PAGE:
30. 30. C. APONEUROTIC PTOSIS • It develops due to defects of the levator aponeurosis in the presence of a normal functioning muscle. • It includes – involutional (senile) ptosis, – postoperative ptosis • Ptosis due to aponeurotic weakness associated with blepharochalasis (Blepharochalasis is an inflammation of the eyelid that is characterized by exacerbations and remissions of eyelid edema, which results in a stretching and subsequent atrophy of the eyelid tissue resulting in redundant folds over the lid margins) – Posttraumatic dehiscence or disinsertion of the aponeurosis.
  31. 31. Aponeurotic ptosis Weakness of levator aponeurosis • Causes - involutional, postoperative and blepharochalasis • Mild High upper lid crease Good levator function Severe Absent upper lid crease Deep sulcus
  32. 32. Senile ptosis • Senile or involutional ptosis is very common. Asymmetric lids and redundant lid tissue in the elderly. • The levator aponeurosis attaches the levator muscle to the tarsal plate, which forms the eyelid. • Aging may cause levator dehiscencedisinsertion (LDD)—with stretching, thinning, or detachment of the aponeurosis. • Normally, with the eyelids gently closed, the upper lid margin lies 5 mm to 7 mm below the upper lid fold (the skin fold at the upper part of the lid). • An increase in this distance suggests LDD.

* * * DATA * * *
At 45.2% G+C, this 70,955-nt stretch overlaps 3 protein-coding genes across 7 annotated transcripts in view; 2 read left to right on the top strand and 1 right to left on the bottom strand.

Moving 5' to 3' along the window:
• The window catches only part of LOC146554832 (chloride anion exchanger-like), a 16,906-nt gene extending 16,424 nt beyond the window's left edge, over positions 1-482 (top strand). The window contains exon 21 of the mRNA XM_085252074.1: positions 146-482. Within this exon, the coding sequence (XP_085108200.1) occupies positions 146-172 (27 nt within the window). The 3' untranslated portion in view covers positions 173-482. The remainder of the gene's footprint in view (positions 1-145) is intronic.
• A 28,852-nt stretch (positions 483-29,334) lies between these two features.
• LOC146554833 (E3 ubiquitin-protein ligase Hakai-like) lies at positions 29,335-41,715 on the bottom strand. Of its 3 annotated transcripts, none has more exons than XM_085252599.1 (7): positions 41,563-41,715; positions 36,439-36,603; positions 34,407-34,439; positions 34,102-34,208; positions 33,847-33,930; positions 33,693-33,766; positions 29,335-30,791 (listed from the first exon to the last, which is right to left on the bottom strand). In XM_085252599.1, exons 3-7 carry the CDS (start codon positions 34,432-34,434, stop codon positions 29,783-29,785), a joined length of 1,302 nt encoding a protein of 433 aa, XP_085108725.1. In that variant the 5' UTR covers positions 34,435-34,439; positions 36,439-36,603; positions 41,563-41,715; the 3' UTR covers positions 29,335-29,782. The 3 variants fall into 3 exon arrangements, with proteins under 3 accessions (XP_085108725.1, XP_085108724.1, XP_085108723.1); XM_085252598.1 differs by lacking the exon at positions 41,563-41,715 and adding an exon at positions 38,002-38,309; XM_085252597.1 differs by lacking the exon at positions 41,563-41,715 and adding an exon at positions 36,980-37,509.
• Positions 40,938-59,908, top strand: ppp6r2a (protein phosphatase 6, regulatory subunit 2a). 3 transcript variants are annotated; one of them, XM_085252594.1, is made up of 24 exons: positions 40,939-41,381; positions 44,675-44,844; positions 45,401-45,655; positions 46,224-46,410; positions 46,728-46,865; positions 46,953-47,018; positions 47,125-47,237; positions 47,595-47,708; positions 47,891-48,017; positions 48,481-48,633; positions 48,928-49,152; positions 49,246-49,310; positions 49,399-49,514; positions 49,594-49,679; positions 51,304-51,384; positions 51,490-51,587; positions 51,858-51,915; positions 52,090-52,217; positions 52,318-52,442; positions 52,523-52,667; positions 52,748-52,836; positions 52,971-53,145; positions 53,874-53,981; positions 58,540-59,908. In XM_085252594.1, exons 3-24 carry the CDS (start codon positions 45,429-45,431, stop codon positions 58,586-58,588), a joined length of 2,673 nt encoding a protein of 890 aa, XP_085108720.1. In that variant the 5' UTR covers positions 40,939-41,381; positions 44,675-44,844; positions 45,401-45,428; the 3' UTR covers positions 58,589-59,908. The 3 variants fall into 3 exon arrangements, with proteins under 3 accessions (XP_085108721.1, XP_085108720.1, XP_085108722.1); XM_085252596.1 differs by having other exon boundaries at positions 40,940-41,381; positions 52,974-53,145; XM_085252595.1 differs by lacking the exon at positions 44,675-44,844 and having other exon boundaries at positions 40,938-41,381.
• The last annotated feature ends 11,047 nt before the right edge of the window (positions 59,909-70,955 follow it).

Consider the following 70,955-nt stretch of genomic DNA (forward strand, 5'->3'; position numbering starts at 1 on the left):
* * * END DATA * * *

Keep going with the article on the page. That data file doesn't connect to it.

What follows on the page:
33. 33. D. Mechanical ptosis • Due to excessive weight on the upper lid – lid tumours, – multiple chalazia – lid oedema. • Cicatricial Ptosis – ocular pemphigoid – trachoma.
  34. 34. Mechanical ptosis Causes Dermatochalasis Severe lid oedema Large tumours Anterior orbital lesions
  35. 35. E. NEUROTOXIC PTOSIS • Envenomation by elapids such as cobras, or kraits. – Bilateral ptosis is usually accompanied by diplopia, dysphagia and/or progressive muscular paralysis. – Regardless, neurotoxic ptosis is a precursor to respiratory failure and eventual suffocation caused by complete paralysis of the thoracic diaphragm. – It is therefore a medical emergency and immediate treatment is required.
  36. 36. PSEUDOPTOSIS • Pseudoptosis is the appearance of ptosis in the absence of levator abnormality. • Exclude pseudoptosis (simulated ptosis) on inspection. • Its common causes are: – microphthalmos, – anophthalmos, – enophthalmos – Phthisis bulbi. – Double elevator palsy – Blepharospasm – Contralateral proptosis
  37. 37. • Blepharochalasis (dermatochalasis) – refers to age-related lax, baggy skin around the eyelids; – it can also simulate ptosis but levator function is normal • Duane's syndrome – the palpebral fissure narrows on ocular adduction because of globe retraction causing dynamic enophthalmos.